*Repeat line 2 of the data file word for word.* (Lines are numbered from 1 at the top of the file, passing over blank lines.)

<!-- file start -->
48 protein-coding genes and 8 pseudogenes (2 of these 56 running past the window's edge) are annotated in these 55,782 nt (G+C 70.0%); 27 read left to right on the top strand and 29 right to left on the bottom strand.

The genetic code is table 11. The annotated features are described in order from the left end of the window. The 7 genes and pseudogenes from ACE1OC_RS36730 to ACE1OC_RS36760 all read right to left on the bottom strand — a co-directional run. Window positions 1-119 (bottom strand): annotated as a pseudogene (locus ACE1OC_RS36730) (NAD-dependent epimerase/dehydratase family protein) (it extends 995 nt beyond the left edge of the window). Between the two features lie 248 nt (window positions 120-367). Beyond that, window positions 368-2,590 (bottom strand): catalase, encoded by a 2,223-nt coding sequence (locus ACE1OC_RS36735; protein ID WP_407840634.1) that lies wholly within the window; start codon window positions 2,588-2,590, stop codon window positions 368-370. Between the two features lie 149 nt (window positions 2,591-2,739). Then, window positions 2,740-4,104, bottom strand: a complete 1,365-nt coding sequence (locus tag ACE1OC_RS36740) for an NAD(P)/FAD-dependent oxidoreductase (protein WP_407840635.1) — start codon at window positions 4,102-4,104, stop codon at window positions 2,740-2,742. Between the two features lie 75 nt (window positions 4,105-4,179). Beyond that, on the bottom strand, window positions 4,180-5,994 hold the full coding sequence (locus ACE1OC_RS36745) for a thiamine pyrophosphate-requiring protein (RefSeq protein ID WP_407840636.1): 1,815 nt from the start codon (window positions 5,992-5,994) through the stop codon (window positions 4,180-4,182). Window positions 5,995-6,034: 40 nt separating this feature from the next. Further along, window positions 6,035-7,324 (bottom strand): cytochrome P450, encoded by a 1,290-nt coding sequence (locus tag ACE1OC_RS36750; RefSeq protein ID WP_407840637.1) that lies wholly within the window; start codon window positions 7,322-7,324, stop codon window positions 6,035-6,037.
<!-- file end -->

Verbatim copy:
The genetic code is table 11. The annotated features are described in order from the left end of the window. The 7 genes and pseudogenes from ACE1OC_RS36730 to ACE1OC_RS36760 all read right to left on the bottom strand — a co-directional run. Window positions 1-119 (bottom strand): annotated as a pseudogene (locus ACE1OC_RS36730) (NAD-dependent epimerase/dehydratase family protein) (it extends 995 nt beyond the left edge of the window). Between the two features lie 248 nt (window positions 120-367). Beyond that, window positions 368-2,590 (bottom strand): catalase, encoded by a 2,223-nt coding sequence (locus ACE1OC_RS36735; protein ID WP_407840634.1) that lies wholly within the window; start codon window positions 2,588-2,590, stop codon window positions 368-370. Between the two features lie 149 nt (window positions 2,591-2,739). Then, window positions 2,740-4,104, bottom strand: a complete 1,365-nt coding sequence (locus tag ACE1OC_RS36740) for an NAD(P)/FAD-dependent oxidoreductase (protein WP_407840635.1) — start codon at window positions 4,102-4,104, stop codon at window positions 2,740-2,742. Between the two features lie 75 nt (window positions 4,105-4,179). Beyond that, on the bottom strand, window positions 4,180-5,994 hold the full coding sequence (locus ACE1OC_RS36745) for a thiamine pyrophosphate-requiring protein (RefSeq protein ID WP_407840636.1): 1,815 nt from the start codon (window positions 5,992-5,994) through the stop codon (window positions 4,180-4,182). Window positions 5,995-6,034: 40 nt separating this feature from the next. Further along, window positions 6,035-7,324 (bottom strand): cytochrome P450, encoded by a 1,290-nt coding sequence (locus tag ACE1OC_RS36750; RefSeq protein ID WP_407840637.1) that lies wholly within the window; start codon window positions 7,322-7,324, stop codon window positions 6,035-6,037.